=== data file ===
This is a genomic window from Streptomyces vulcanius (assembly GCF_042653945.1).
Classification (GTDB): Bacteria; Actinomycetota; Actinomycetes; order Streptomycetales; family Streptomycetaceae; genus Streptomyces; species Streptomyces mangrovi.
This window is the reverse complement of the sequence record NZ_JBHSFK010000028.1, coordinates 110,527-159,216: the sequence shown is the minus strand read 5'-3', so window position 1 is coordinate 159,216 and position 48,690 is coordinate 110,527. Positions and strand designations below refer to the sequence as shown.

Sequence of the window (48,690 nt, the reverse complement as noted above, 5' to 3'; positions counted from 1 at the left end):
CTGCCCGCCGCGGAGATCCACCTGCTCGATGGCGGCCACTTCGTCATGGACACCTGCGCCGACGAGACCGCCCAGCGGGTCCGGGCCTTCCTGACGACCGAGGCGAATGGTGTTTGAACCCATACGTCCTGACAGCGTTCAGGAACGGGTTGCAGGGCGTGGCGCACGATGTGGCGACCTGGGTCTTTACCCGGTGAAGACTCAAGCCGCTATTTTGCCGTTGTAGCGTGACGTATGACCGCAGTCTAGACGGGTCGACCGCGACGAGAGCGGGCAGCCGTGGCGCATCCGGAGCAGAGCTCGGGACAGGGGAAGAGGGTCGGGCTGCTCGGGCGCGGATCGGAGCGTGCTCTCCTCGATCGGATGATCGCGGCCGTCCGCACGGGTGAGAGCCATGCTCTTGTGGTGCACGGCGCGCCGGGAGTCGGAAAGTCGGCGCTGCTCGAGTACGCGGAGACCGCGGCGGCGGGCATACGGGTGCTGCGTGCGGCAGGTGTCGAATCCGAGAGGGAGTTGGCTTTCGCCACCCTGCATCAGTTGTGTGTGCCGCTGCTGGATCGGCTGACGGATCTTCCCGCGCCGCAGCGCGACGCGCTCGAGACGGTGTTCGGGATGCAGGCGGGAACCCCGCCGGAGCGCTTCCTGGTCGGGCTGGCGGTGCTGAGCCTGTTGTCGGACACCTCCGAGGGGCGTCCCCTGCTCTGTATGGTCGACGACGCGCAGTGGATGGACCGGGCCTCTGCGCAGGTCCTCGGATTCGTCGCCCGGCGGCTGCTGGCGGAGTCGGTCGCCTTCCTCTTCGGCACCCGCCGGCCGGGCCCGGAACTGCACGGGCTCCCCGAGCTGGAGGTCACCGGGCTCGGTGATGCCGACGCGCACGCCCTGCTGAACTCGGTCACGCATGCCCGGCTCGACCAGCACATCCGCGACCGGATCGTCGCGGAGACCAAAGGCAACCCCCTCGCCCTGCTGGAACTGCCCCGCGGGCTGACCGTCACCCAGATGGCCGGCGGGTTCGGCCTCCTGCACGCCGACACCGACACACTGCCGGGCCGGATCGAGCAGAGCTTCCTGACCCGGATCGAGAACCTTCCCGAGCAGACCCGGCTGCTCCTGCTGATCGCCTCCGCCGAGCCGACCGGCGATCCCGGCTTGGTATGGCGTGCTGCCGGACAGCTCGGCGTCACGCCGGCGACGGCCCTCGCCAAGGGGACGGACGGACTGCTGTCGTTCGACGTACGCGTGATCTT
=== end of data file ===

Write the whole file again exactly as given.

This is a genomic window from Streptomyces vulcanius (assembly GCF_042653945.1).
Classification (GTDB): Bacteria; Actinomycetota; Actinomycetes; order Streptomycetales; family Streptomycetaceae; genus Streptomyces; species Streptomyces mangrovi.
This window is the reverse complement of the sequence record NZ_JBHSFK010000028.1, coordinates 110,527-159,216: the sequence shown is the minus strand read 5'-3', so window position 1 is coordinate 159,216 and position 48,690 is coordinate 110,527. Positions and strand designations below refer to the sequence as shown.

Sequence of the window (48,690 nt, the reverse complement as noted above, 5' to 3'; positions counted from 1 at the left end):
CTGCCCGCCGCGGAGATCCACCTGCTCGATGGCGGCCACTTCGTCATGGACACCTGCGCCGACGAGACCGCCCAGCGGGTCCGGGCCTTCCTGACGACCGAGGCGAATGGTGTTTGAACCCATACGTCCTGACAGCGTTCAGGAACGGGTTGCAGGGCGTGGCGCACGATGTGGCGACCTGGGTCTTTACCCGGTGAAGACTCAAGCCGCTATTTTGCCGTTGTAGCGTGACGTATGACCGCAGTCTAGACGGGTCGACCGCGACGAGAGCGGGCAGCCGTGGCGCATCCGGAGCAGAGCTCGGGACAGGGGAAGAGGGTCGGGCTGCTCGGGCGCGGATCGGAGCGTGCTCTCCTCGATCGGATGATCGCGGCCGTCCGCACGGGTGAGAGCCATGCTCTTGTGGTGCACGGCGCGCCGGGAGTCGGAAAGTCGGCGCTGCTCGAGTACGCGGAGACCGCGGCGGCGGGCATACGGGTGCTGCGTGCGGCAGGTGTCGAATCCGAGAGGGAGTTGGCTTTCGCCACCCTGCATCAGTTGTGTGTGCCGCTGCTGGATCGGCTGACGGATCTTCCCGCGCCGCAGCGCGACGCGCTCGAGACGGTGTTCGGGATGCAGGCGGGAACCCCGCCGGAGCGCTTCCTGGTCGGGCTGGCGGTGCTGAGCCTGTTGTCGGACACCTCCGAGGGGCGTCCCCTGCTCTGTATGGTCGACGACGCGCAGTGGATGGACCGGGCCTCTGCGCAGGTCCTCGGATTCGTCGCCCGGCGGCTGCTGGCGGAGTCGGTCGCCTTCCTCTTCGGCACCCGCCGGCCGGGCCCGGAACTGCACGGGCTCCCCGAGCTGGAGGTCACCGGGCTCGGTGATGCCGACGCGCACGCCCTGCTGAACTCGGTCACGCATGCCCGGCTCGACCAGCACATCCGCGACCGGATCGTCGCGGAGACCAAAGGCAACCCCCTCGCCCTGCTGGAACTGCCCCGCGGGCTGACCGTCACCCAGATGGCCGGCGGGTTCGGCCTCCTGCACGCCGACACCGACACACTGCCGGGCCGGATCGAGCAGAGCTTCCTGACCCGGATCGAGAACCTTCCCGAGCAGACCCGGCTGCTCCTGCTGATCGCCTCCGCCGAGCCGACCGGCGATCCCGGCTTGGTATGGCGTGCTGCCGGACAGCTCGGCGTCACGCCGGCGACGGCCCTCGCCAAGGGGACGGACGGACTGCTGTCGTTCGACGTACGCGTGATCTT